Following the massive media excitement about the first “exclusively gay” moment in a Disney movie – LeFou in the new live-action Beauty and the Beast – which turned out to be based on a blink-and-you-miss-it non-event, I got thinking about what actually qualifies as LGBTQ+ representation in artistic media. Here’s what I think.

Dumbledore’s gay. It was a shocking revelation, something which caused countless readers to re-evaluate their understanding of the character, to read more into his relationship with Grindelwald, and to get involved in the discussion of LGBTQ+ representation in literature. And yet, this is not representation in literature. Nowhere in the text of the seven Harry Potter books is the word ‘gay’, or any similar term, applied to Dumbledore, nor is there irrefutable evidence of his attraction to someone of the same gender. It’s just not there. The only ‘proof’ we have of Dumbledore’s sexuality, is the testimony of the author herself – the so-called ‘word of god’.

“In the original text, we have no actual representation”

Perhaps we will finally get proof in one of the Fantastic Beasts films due to come out over the next seven years. But the point is, in the original text, we have no actual representation. Even if we ignore Dumbledore for the minute, what about the thousands of other characters – the kids and teenagers, the adults, the magical characters and the muggles, the non-humans, anyone? Out of all of those, there was never one explicitly LGBTQ+ character in the text of the seven novels. That is not representation.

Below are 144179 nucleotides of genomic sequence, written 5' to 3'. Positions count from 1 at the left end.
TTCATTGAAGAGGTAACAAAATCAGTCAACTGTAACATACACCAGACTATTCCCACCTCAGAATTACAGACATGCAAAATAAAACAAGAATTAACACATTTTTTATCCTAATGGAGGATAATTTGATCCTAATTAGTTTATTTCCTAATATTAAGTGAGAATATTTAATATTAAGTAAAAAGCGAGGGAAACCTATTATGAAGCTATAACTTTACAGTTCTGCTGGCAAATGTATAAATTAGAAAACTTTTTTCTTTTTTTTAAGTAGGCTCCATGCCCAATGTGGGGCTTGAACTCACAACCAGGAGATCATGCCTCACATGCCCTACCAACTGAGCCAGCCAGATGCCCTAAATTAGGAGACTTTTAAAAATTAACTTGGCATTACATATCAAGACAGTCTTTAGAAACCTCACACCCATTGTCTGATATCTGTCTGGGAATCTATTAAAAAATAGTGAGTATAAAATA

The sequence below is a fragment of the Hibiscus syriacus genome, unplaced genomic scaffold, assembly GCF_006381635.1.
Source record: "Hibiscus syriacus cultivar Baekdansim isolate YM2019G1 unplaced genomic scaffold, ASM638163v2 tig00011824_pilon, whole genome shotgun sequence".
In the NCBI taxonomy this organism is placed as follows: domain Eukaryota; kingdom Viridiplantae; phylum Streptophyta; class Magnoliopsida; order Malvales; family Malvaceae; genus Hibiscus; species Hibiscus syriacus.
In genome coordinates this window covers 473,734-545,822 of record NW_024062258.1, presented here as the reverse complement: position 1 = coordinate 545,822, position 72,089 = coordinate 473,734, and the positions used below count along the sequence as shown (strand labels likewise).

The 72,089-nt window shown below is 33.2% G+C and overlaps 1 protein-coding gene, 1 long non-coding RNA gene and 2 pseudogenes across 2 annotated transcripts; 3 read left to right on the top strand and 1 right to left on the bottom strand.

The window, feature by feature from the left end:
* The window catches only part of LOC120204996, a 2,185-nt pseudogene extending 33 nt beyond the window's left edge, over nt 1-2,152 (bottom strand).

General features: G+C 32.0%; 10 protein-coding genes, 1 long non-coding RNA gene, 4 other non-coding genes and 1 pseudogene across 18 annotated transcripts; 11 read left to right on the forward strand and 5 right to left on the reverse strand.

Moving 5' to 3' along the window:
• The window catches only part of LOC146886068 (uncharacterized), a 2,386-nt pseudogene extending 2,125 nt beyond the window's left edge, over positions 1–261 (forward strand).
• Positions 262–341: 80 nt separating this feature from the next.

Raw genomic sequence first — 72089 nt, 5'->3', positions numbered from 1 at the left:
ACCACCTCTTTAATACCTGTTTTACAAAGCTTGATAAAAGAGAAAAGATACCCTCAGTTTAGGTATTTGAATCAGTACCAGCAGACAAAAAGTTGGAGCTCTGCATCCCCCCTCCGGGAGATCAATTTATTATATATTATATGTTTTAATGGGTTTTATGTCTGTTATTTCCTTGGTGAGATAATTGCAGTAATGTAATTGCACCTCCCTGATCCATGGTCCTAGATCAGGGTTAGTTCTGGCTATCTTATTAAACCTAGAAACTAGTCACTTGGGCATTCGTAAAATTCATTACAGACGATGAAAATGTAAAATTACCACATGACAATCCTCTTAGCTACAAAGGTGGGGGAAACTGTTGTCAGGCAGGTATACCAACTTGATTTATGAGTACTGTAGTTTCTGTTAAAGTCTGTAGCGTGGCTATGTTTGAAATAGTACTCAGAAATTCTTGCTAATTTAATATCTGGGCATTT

“Is it enough that Charlie Weasley never shows any attraction towards anyone… to say he is asexual?”

There is a big discussion over what exactly counts as representation in media. Do the characters actually have to explicitly name or define their identities, or is insinuation enough? At what point does ‘implying’ a character is one thing or another move from intentional representation to just audience inference, to nothing at all? Using the example of Harry Potter again – is it enough that Charlie Weasley never shows any attraction towards anyone, that JK Rowling says he’s “more interested in dragons than women”, to say he is asexual? Unfortunately, without anything concrete (in this case, not even ‘word of god’), that identity remains as merely a headcanon, not actual representation.

“Rarely does an LGBTQ+ character get a happy ending or a lasting relationship”

And even where there is true representation, it’s not exactly positive. The Danish Girl may have been stand-out for its depiction of gender transition, but the female lead (a real person) was still played by a cisgender man. And very rarely are transgender characters allowed to exist as part of a story without their identities being the sole focus of the plot. In the same way, gay characters onscreen are often reduced to one-sided stereotypes, rather than multi-faceted, well-developed characters. Certain identities are entirely erased – watching the first episode of Orange is the New Black with Piper unable to say the word ‘bisexual’ was incredibly frustrating. And then there’s the deaths – rarely does an LGBTQ+ character get a happy ending or a lasting relationship (see the ‘bury your gays’ trope).